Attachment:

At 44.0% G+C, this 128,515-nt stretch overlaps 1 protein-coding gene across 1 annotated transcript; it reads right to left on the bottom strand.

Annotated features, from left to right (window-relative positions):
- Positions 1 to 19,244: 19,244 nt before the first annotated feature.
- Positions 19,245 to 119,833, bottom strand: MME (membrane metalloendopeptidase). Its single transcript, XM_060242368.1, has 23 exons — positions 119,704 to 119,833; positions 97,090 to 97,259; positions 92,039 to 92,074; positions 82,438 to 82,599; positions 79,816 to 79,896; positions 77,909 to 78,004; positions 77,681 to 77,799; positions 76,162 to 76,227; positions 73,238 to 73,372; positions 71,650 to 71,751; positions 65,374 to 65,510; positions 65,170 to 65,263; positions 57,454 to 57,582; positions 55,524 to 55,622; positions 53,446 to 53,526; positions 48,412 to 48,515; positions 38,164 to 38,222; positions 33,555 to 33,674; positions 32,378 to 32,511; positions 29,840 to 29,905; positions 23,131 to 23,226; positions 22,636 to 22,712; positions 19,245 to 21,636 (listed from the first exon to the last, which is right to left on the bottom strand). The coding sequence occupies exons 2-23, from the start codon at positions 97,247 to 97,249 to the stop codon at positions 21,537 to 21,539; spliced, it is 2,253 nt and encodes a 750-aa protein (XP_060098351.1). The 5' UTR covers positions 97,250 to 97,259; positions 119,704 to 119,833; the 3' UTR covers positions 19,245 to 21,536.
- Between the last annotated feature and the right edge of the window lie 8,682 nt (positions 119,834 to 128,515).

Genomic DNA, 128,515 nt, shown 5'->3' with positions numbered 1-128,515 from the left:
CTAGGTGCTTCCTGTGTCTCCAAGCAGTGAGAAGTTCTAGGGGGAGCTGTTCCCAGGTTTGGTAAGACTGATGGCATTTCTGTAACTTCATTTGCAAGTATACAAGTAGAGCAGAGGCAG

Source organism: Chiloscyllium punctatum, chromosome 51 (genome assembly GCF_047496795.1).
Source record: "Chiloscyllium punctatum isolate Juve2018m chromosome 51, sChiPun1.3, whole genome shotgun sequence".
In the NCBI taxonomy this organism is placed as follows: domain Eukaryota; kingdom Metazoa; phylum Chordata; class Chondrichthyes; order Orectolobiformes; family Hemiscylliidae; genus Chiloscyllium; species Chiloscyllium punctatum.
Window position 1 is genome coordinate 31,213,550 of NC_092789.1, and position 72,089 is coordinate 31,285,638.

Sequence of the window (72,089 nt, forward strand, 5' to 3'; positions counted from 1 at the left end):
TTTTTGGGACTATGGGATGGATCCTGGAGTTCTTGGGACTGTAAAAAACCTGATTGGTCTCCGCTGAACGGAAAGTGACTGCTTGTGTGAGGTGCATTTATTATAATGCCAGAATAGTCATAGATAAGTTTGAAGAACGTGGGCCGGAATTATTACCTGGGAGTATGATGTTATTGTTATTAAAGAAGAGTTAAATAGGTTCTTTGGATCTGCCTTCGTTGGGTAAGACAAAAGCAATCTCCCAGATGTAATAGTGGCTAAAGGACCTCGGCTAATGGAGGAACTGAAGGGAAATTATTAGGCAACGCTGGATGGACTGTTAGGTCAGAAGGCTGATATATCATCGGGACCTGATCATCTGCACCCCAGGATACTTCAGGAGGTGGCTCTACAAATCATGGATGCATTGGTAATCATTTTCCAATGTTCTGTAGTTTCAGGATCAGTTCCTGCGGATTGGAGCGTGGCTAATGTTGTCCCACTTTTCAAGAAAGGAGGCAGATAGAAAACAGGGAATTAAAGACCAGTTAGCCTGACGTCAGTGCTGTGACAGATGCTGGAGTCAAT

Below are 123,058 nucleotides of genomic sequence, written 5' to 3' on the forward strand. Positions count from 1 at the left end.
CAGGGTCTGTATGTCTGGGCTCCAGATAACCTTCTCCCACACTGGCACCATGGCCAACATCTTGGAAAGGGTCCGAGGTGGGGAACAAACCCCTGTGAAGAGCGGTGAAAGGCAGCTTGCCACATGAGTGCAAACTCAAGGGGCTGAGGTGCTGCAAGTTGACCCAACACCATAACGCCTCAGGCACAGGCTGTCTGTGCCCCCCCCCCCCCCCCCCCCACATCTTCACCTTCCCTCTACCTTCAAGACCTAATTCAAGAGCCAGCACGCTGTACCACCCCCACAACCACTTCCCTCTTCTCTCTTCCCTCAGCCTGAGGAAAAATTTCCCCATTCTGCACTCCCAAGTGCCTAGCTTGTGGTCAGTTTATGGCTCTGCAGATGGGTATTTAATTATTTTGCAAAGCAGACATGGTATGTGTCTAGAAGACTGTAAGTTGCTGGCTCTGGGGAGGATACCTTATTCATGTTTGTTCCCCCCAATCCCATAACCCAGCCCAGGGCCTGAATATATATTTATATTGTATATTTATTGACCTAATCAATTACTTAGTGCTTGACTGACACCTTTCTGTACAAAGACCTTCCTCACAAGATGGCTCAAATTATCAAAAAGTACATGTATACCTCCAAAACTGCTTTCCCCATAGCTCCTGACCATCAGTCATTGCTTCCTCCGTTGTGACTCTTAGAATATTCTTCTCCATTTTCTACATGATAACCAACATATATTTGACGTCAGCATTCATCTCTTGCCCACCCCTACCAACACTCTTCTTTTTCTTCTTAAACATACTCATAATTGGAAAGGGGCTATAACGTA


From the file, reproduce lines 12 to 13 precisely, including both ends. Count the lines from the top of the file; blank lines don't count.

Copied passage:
Sequence of the window (72,089 nt, forward strand, 5' to 3'; positions counted from 1 at the left end):
TTTTTGGGACTATGGGATGGATCCTGGAGTTCTTGGGACTGTAAAAAACCTGATTGGTCTCCGCTGAACGGAAAGTGACTGCTTGTGTGAGGTGCATTTATTATAATGCCAGAATAGTCATAGATAAGTTTGAAGAACGTGGGCCGGAATTATTACCTGGGAGTATGATGTTATTGTTATTAAAGAAGAGTTAAATAGGTTCTTTGGATCTGCCTTCGTTGGGTAAGACAAAAGCAATCTCCCAGATGTAATAGTGGCTAAAGGACCTCGGCTAATGGAGGAACTGAAGGGAAATTATTAGGCAACGCTGGATGGACTGTTAGGTCAGAAGGCTGATATATCATCGGGACCTGATCATCTGCACCCCAGGATACTTCAGGAGGTGGCTCTACAAATCATGGATGCATTGGTAATCATTTTCCAATGTTCTGTAGTTTCAGGATCAGTTCCTGCGGATTGGAGCGTGGCTAATGTTGTCCCACTTTTCAAGAAAGGAGGCAGATAGAAAACAGGGAATTAAAGACCAGTTAGCCTGACGTCAGTGCTGTGACAGATGCTGGAGTCAAT